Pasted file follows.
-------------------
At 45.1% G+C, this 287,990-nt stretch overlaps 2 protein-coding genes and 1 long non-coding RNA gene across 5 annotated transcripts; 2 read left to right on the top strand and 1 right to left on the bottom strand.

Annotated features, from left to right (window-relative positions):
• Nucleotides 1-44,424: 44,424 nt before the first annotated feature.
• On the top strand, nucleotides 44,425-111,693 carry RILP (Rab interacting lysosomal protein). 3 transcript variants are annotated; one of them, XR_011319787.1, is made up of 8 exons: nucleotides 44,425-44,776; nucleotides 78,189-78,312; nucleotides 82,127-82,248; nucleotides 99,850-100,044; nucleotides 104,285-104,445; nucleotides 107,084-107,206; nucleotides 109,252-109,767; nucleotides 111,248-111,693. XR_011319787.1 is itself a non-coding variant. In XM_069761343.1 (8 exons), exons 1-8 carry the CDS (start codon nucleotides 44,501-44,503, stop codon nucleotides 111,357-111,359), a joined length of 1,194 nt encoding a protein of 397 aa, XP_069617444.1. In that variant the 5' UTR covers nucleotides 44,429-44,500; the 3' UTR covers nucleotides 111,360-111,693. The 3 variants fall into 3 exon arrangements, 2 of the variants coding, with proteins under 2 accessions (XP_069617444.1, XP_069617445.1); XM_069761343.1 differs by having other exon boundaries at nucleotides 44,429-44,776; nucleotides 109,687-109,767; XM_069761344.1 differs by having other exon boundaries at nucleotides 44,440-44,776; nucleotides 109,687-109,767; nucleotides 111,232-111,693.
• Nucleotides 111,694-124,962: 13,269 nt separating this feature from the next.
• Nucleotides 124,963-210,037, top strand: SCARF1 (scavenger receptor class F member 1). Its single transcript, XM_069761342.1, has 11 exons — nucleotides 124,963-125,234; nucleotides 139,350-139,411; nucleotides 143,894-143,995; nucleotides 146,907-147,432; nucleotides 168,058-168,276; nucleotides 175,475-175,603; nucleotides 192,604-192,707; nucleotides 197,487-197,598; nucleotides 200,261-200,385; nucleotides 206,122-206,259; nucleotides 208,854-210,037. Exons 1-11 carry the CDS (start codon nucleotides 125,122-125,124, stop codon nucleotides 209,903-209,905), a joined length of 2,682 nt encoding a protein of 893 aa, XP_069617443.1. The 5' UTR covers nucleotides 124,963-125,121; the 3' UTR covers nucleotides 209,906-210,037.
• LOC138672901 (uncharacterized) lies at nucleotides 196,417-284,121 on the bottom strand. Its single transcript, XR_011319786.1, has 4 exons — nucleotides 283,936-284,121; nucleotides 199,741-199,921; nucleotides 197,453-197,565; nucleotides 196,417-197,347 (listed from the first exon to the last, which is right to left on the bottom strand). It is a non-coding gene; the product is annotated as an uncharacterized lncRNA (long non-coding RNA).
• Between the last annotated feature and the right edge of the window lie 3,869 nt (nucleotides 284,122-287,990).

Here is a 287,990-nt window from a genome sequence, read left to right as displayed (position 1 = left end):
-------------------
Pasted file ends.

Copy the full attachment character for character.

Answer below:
At 45.1% G+C, this 287,990-nt stretch overlaps 2 protein-coding genes and 1 long non-coding RNA gene across 5 annotated transcripts; 2 read left to right on the top strand and 1 right to left on the bottom strand.

Annotated features, from left to right (window-relative positions):
• Nucleotides 1-44,424: 44,424 nt before the first annotated feature.
• On the top strand, nucleotides 44,425-111,693 carry RILP (Rab interacting lysosomal protein). 3 transcript variants are annotated; one of them, XR_011319787.1, is made up of 8 exons: nucleotides 44,425-44,776; nucleotides 78,189-78,312; nucleotides 82,127-82,248; nucleotides 99,850-100,044; nucleotides 104,285-104,445; nucleotides 107,084-107,206; nucleotides 109,252-109,767; nucleotides 111,248-111,693. XR_011319787.1 is itself a non-coding variant. In XM_069761343.1 (8 exons), exons 1-8 carry the CDS (start codon nucleotides 44,501-44,503, stop codon nucleotides 111,357-111,359), a joined length of 1,194 nt encoding a protein of 397 aa, XP_069617444.1. In that variant the 5' UTR covers nucleotides 44,429-44,500; the 3' UTR covers nucleotides 111,360-111,693. The 3 variants fall into 3 exon arrangements, 2 of the variants coding, with proteins under 2 accessions (XP_069617444.1, XP_069617445.1); XM_069761343.1 differs by having other exon boundaries at nucleotides 44,429-44,776; nucleotides 109,687-109,767; XM_069761344.1 differs by having other exon boundaries at nucleotides 44,440-44,776; nucleotides 109,687-109,767; nucleotides 111,232-111,693.
• Nucleotides 111,694-124,962: 13,269 nt separating this feature from the next.
• Nucleotides 124,963-210,037, top strand: SCARF1 (scavenger receptor class F member 1). Its single transcript, XM_069761342.1, has 11 exons — nucleotides 124,963-125,234; nucleotides 139,350-139,411; nucleotides 143,894-143,995; nucleotides 146,907-147,432; nucleotides 168,058-168,276; nucleotides 175,475-175,603; nucleotides 192,604-192,707; nucleotides 197,487-197,598; nucleotides 200,261-200,385; nucleotides 206,122-206,259; nucleotides 208,854-210,037. Exons 1-11 carry the CDS (start codon nucleotides 125,122-125,124, stop codon nucleotides 209,903-209,905), a joined length of 2,682 nt encoding a protein of 893 aa, XP_069617443.1. The 5' UTR covers nucleotides 124,963-125,121; the 3' UTR covers nucleotides 209,906-210,037.
• LOC138672901 (uncharacterized) lies at nucleotides 196,417-284,121 on the bottom strand. Its single transcript, XR_011319786.1, has 4 exons — nucleotides 283,936-284,121; nucleotides 199,741-199,921; nucleotides 197,453-197,565; nucleotides 196,417-197,347 (listed from the first exon to the last, which is right to left on the bottom strand). It is a non-coding gene; the product is annotated as an uncharacterized lncRNA (long non-coding RNA).
• Between the last annotated feature and the right edge of the window lie 3,869 nt (nucleotides 284,122-287,990).

Here is a 287,990-nt window from a genome sequence, read left to right as displayed (position 1 = left end):